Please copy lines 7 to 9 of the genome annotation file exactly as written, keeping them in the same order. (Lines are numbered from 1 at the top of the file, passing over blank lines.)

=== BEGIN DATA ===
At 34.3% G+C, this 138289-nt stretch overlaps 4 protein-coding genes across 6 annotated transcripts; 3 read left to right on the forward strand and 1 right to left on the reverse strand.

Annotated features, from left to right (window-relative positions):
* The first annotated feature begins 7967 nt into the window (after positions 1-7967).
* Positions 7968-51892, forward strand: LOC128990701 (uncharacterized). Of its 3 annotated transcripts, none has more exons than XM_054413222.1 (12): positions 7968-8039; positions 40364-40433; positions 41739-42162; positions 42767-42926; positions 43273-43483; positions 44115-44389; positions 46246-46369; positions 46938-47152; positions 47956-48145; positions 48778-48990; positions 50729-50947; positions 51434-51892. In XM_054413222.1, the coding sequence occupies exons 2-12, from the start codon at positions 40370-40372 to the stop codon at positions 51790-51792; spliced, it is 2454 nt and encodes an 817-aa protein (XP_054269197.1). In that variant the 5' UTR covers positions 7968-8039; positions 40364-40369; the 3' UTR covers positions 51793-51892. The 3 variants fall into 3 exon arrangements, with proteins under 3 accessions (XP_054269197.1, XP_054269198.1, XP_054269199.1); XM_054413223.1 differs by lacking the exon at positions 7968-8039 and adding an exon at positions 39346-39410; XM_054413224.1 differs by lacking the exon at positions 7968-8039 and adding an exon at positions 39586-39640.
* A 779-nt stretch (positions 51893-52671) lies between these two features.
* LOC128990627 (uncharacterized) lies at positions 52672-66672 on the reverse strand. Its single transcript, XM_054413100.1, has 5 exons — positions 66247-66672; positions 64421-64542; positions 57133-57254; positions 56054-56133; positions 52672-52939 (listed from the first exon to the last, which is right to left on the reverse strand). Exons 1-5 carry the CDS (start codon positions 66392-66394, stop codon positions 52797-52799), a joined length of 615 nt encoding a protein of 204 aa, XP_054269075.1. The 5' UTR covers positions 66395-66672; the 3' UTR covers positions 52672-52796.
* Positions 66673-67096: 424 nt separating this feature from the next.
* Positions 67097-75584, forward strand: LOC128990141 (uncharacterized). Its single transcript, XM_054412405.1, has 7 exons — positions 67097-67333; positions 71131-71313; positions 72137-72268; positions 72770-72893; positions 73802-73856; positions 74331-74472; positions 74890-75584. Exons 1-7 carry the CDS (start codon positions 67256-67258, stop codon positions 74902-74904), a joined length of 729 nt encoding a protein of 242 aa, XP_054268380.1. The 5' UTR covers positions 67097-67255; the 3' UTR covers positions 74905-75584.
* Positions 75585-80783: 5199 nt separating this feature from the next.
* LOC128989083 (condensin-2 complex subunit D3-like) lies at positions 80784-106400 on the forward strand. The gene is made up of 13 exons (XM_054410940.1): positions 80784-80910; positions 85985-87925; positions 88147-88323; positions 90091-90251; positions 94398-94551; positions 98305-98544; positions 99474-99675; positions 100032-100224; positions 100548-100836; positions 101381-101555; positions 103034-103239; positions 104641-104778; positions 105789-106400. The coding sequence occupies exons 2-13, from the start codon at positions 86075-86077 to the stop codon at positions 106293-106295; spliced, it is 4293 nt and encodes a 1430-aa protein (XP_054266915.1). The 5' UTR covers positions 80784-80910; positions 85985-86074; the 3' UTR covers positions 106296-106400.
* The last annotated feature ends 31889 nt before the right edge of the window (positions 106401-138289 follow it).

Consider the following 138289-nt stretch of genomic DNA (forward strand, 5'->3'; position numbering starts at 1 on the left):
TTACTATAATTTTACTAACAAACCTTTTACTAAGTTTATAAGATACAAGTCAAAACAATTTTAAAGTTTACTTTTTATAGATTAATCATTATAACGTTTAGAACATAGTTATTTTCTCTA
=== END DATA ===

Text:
* Positions 66673-67096: 424 nt separating this feature from the next.
* Positions 67097-75584, forward strand: LOC128990141 (uncharacterized). Its single transcript, XM_054412405.1, has 7 exons — positions 67097-67333; positions 71131-71313; positions 72137-72268; positions 72770-72893; positions 73802-73856; positions 74331-74472; positions 74890-75584. Exons 1-7 carry the CDS (start codon positions 67256-67258, stop codon positions 74902-74904), a joined length of 729 nt encoding a protein of 242 aa, XP_054268380.1. The 5' UTR covers positions 67097-67255; the 3' UTR covers positions 74905-75584.
* Positions 75585-80783: 5199 nt separating this feature from the next.